ATR (Average True Range) is a popular volatility indicator in the market. It is used to find how much the instrument moves on an average over a given period of time. This indicator is introduced by J. Welles Wilder Jr. in his book, ‘New Concepts in Technical Trading Systems.’ Apart from ATR, this book also includes some of the most famous technical indicators such as RSI, ADX, and Parabolic SAR, etc.
The ATR indicator was originally developed to trade the commodities market, but it has been modified in such a way that it could be widely used for stocks, indices, and the Forex market as well. This indicator is not developed to indicate the price direction. Instead, it is used to measure the volatility of the instrument, which is caused by the gaps, up & down moves. ATR is a boundless indicator, unlike the other indicators we learned till now. Higher the ATR level, higher is the market volatility, and lower the ATR level, lower is the volatility of the underlying asset.
Below is an illustration of how this indicator looks on a price chart.
Trading With The ATR Indicator
The image below represents the ATR indicator on a GBP/AUD Forex chart. The orange box indicates the pullback phase, and at this phase, we can see the ATR indicator keeps going down. This means that there is currently low volatility in this pair. Conversely, the uptrend in the Green box indicates high ATR value. This means the big players are back in the business, and they are accumulating big chunks. As a result, the instrument is quite volatile. Furthermore, the yellow box again shows a decline in volatility.
Traders can use this indicator to get an idea of how far the price of an asset is expected to move on a daily basis. We suggest you use this way of trading only on higher timeframes such as daily, weekly, and monthly. If the last closed candle of a daily chart shows 50 ATR value, it means that the last candle has moved 50 pips, and we can expect the next day price movement to move similarly.
First of all, we must find out the ATR value of the last closing candle on the daily chart. Then we can look for buy/sell opportunities at the opening of a new day’s candle. The profit target should be based on the last day’s ATR value. Some traders also use double the value of the ATR indicator to place their take-profit orders. It all depends on what kind of trade you are. If the ATR value is 50, we can go for 50 pip target (conservative move), or you can even go for the 100 pip target (aggressive move)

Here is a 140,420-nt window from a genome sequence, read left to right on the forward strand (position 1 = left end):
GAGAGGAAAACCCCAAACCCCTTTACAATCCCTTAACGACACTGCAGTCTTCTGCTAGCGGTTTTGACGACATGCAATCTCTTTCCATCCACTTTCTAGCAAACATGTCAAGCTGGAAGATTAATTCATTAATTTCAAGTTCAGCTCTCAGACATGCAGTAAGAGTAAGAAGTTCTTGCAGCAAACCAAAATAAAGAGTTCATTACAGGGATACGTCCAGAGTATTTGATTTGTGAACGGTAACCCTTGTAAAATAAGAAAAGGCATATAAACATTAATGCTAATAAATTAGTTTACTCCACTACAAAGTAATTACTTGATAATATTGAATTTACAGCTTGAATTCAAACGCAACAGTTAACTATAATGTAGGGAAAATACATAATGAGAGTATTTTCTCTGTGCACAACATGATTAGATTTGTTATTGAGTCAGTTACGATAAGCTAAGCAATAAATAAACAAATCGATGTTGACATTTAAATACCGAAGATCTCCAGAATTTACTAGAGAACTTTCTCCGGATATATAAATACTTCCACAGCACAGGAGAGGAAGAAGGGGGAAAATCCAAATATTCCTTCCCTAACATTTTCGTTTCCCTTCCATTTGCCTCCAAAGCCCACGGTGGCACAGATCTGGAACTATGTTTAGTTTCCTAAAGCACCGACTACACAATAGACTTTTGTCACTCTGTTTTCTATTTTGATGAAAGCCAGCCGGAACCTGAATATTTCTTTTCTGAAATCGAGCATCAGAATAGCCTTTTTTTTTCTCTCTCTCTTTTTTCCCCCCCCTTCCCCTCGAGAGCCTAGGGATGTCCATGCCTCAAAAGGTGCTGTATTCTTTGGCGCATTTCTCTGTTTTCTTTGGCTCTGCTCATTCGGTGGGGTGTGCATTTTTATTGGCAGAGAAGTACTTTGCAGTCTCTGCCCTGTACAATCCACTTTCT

We can also use the ATR indicator for placing Stop-loss orders. When the ATR gives us the value of the present day, we can use those values to place the stop-loss orders below or above our entry points. If the market hits the stop-loss, it means that the daily price range is moving in the opposite direction. Hence we must exit our positions as soon as we can. The major benefit of placing the stop-loss orders by using the ATR value is that we can avoid the ‘market noise.’ That is, the unusual up and down moves will not stop us out.
Changing the Settings of this Indicator affects its Sensitivity
The standard setting of this indicator is 14, which means the ATR indicator will measure the market based on the last 14 candles. If we use a setting lower than 14, it makes the indicator more sensitive, and it will show us a choppier ATR line. On the other hand, a setting above 14 makes the indicator less sensitive to the price action and shows smoother reading.
In short, most of the Traders use the ATR indicator to check the market volatility and to place the stop-loss & take-profit orders. The higher value of the indicator implies that we must go for deeper stops, and the low value means we must go for smaller stops.
That’s about the ATR indicator and its use cases. Try using this indicator to check the market volatility and place accurate stop-loss orders. There are traders who use this indicator to enter the market as well, but those are advanced strategies that we will be discussing in the future. Cheers.